What is honey?

(Aside from amazing.)

Mmm...honey...photo courtesy of thepathfinderstore.com

Mmm…honey…photo courtesy of thepathfinderstore.com

Honey is essentially concentrated nectar.  It is produced by social bees and wasps as a form of food storage.  Solitary bees don’t store nectar because they don’t need to feed workers in the hive, or sustain themselves over the winter.

The Mexican Honey Wasp (Brachygastra mellifica) is an example of a non-bee insect that makes honey.  Photo by Jason Penney

The Mexican Honey Wasp (Brachygastra mellifica) is an example of a non-bee insect that makes honey. Photo by Jason Penney

The most familiar honey is produced by our friends, the honey bees (Apis mellifera), which were originally domesticated just for that purpose more than 4,000 years ago in ancient Egypt (Bachmann 2006).  But our desire for honey goes back even further; 8,000 year old cave paintings in Spain depict humans hunting for honey in trees.

Cave painting that shows a honey seeker found in la Cueva de Arana, courtesy of Wikipedia.org

Cave painting that shows a honey seeker found in la Cueva de Arana, courtesy of Wikipedia.org

To make honey, bees collect nectar in a special container in their abdomen called a crop (or “honey stomach”).  They collect as much nectar and pollen as they can carry on a foraging trip, then return to the hive, where the nectar is regurgitated into special containers and digestive enzymes are added (notably, the enzyme invertase).  For honey bees, these containers are the classic honey comb shape.  For other bees, they can take a variety of shapes, including pots for bumblebees (I call them, Winnie the Pooh bees).

In the hive, bees concentrate the honey by inducing air flow over the open container of regurgitated nectar.  They concentrate it to varying degrees, and the viscosity is an important factor in the shelf life of the honey.  The honey of other bees, like the native sugarbag bee (Tetragonula carbonaria) in Australia or bumblebees tends to be less viscous than honeybee honey.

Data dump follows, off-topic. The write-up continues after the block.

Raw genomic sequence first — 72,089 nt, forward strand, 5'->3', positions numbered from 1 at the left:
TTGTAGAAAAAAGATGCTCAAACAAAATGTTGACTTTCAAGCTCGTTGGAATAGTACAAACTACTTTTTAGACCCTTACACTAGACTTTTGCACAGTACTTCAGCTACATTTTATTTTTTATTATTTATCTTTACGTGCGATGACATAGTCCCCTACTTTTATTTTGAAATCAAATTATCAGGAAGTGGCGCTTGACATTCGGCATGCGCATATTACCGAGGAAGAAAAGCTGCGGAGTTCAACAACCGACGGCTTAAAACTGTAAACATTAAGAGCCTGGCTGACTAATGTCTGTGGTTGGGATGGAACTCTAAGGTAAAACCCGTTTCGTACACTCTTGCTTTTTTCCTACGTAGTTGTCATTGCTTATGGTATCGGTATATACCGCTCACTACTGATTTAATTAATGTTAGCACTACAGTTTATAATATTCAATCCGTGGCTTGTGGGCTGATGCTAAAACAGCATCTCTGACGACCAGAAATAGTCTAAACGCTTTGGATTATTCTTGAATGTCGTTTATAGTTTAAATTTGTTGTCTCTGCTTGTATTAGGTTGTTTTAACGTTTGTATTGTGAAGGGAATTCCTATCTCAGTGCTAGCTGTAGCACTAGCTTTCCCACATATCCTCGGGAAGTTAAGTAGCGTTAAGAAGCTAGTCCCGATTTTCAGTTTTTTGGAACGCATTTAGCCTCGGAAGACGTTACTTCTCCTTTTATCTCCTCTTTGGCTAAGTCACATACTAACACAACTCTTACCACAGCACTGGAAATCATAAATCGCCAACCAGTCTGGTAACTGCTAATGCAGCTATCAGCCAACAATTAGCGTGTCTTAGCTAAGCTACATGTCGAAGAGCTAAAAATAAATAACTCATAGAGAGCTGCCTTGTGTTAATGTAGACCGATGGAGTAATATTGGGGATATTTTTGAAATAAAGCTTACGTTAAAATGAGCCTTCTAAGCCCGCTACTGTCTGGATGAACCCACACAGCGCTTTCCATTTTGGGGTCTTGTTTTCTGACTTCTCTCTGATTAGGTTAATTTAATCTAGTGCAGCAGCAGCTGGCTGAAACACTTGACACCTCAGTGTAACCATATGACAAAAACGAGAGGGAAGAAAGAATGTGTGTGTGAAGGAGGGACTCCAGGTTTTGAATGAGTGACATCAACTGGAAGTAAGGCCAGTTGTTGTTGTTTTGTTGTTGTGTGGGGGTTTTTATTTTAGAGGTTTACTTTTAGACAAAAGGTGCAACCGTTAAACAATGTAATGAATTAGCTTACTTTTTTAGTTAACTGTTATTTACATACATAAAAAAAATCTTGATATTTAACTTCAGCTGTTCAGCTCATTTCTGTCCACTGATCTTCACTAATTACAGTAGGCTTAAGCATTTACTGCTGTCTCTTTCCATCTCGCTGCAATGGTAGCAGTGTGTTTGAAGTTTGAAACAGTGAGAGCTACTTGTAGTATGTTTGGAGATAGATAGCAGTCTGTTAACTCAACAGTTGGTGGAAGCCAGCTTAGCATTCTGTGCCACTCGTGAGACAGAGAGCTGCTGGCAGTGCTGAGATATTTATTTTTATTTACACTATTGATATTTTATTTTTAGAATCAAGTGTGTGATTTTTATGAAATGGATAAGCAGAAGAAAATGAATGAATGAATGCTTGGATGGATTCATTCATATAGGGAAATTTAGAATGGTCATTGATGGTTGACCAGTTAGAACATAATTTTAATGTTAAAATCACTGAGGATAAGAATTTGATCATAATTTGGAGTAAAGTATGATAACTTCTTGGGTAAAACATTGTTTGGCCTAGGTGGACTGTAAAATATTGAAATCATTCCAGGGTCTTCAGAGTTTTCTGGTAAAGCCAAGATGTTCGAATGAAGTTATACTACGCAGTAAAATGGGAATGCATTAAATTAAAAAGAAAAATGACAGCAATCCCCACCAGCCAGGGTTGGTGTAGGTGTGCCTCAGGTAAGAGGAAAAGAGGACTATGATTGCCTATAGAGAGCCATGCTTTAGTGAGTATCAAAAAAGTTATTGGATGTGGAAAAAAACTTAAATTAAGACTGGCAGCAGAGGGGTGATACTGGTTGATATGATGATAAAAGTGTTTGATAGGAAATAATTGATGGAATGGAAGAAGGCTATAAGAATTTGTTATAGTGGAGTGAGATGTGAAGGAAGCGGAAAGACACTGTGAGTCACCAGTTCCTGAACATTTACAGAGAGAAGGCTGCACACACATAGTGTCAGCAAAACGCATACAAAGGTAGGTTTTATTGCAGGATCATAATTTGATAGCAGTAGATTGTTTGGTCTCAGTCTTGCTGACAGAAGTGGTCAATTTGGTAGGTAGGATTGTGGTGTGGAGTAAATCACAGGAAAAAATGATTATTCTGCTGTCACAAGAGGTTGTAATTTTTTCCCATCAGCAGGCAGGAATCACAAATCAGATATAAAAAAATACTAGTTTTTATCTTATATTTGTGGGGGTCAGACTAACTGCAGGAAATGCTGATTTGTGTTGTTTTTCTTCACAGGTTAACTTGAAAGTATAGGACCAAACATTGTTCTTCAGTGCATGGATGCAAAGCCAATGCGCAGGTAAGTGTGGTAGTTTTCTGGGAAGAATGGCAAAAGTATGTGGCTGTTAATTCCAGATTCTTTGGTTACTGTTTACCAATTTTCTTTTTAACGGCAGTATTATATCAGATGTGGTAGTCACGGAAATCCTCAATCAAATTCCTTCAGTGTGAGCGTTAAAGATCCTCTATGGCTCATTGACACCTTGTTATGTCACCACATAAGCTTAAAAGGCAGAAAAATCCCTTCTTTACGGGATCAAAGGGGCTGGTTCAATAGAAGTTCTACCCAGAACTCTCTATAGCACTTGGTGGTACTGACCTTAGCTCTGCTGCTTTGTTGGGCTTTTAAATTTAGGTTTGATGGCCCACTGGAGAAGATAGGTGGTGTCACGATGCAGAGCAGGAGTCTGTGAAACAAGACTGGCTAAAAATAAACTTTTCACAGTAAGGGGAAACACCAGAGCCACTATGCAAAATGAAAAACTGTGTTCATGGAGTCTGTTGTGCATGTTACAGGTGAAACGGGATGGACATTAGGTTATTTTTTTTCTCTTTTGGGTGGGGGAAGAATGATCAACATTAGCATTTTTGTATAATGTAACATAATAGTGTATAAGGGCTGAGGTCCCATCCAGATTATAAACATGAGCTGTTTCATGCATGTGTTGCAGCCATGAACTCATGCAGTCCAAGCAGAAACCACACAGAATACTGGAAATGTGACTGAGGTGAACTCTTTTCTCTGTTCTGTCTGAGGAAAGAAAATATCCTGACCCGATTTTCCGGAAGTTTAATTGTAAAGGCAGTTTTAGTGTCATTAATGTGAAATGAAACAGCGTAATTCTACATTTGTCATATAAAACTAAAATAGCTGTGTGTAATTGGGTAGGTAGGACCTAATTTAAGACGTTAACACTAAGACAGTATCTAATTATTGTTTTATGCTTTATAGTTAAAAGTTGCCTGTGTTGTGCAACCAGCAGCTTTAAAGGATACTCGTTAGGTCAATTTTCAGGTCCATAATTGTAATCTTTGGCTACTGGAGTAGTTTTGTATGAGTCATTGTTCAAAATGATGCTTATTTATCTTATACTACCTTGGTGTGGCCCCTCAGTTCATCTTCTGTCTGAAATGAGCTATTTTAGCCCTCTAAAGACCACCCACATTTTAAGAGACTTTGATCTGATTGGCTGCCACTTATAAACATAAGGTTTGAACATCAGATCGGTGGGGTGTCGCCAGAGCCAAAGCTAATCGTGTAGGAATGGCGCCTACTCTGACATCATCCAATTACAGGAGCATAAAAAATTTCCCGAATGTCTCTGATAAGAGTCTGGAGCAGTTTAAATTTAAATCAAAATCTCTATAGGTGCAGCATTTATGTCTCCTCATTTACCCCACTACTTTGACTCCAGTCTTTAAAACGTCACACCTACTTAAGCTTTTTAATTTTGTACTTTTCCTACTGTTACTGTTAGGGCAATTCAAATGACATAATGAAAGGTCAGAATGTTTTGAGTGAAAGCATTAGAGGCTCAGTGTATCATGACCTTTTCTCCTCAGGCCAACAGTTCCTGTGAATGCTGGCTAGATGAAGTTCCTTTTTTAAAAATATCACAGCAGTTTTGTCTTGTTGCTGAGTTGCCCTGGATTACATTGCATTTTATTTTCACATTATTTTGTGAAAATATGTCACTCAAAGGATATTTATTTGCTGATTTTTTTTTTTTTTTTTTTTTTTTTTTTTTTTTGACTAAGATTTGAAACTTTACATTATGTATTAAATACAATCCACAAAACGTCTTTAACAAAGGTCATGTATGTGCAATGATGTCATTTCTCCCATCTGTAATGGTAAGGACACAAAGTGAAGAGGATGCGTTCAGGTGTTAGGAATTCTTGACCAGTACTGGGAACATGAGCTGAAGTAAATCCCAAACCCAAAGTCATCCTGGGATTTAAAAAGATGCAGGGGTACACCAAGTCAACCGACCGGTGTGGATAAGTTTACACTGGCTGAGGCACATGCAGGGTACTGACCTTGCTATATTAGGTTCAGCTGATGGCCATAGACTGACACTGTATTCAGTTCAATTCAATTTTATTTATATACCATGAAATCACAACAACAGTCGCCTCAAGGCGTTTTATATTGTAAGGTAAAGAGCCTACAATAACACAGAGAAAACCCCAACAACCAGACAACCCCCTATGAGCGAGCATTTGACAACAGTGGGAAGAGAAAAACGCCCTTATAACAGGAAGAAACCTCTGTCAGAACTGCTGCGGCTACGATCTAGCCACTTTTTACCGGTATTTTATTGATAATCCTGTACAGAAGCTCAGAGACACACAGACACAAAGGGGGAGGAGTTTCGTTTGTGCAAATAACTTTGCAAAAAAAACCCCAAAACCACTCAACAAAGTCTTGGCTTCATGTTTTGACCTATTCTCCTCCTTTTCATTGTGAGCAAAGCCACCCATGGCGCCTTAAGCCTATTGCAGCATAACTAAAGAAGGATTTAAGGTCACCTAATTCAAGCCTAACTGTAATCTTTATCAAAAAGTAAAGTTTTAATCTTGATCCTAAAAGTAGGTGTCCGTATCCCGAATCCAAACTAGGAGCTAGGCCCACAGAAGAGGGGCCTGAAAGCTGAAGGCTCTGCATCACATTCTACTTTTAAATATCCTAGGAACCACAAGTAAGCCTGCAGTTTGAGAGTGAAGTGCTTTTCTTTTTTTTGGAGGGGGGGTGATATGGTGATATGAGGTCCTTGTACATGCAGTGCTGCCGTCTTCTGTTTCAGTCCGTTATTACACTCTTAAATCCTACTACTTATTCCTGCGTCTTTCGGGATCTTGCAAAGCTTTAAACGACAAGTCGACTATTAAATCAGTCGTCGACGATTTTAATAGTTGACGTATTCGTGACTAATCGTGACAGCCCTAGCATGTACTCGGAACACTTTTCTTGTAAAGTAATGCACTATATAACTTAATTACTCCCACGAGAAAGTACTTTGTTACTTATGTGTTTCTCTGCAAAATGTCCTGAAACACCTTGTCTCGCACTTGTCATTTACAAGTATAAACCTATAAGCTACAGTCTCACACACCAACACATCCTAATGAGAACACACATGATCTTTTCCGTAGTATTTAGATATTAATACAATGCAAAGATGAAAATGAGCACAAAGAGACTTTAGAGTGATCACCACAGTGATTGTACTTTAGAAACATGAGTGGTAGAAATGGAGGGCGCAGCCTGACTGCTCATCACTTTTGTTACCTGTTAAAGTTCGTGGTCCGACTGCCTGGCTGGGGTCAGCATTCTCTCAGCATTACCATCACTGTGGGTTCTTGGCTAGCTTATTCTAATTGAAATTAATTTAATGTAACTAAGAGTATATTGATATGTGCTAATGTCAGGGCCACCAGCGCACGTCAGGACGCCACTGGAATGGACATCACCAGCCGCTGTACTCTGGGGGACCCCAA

Workers in the hive feed on the honey when they can’t forage because of bad weather or when food sources are scarce.  Apiarists take advantage of the fact that honey bees produce surplus honey and harvest it from the hive.

The honey that you can buy in stores is a supersaturated, supercooled liquid.  That means that it can readily crystallize with the introduction of a seed crystal or spontaneously.  Crystallized honey on your shelf is easily fixed by putting it in a hot water bath until it is fully liquid again.

I should also put in a shameless plug for my friend over at Empress Honey, who sells the most delicious honey and you should definitely contact her for a jar.  I’d include a photo of the jar I received, but between my flatmates and myself … it is already empty.  😦

NB: According to bureaucrats, only honey bees produce honey: “the National Honey Board has defined honey as: “the substance made when the nectar and sweet deposits from plants are gathered, modified and stored in the honeycomb by honey bees “.”  But they also think tomatoes are a vegetable and that blueberries are berries, so we can safely ignore them.

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9 thoughts on “What is honey?

  1. Pingback: Is there a pollination crisis? | standingoutinmyfield

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  3. Pingback: Australian sugarbag bees – theme and FairyLand zine research | explorations in textiles

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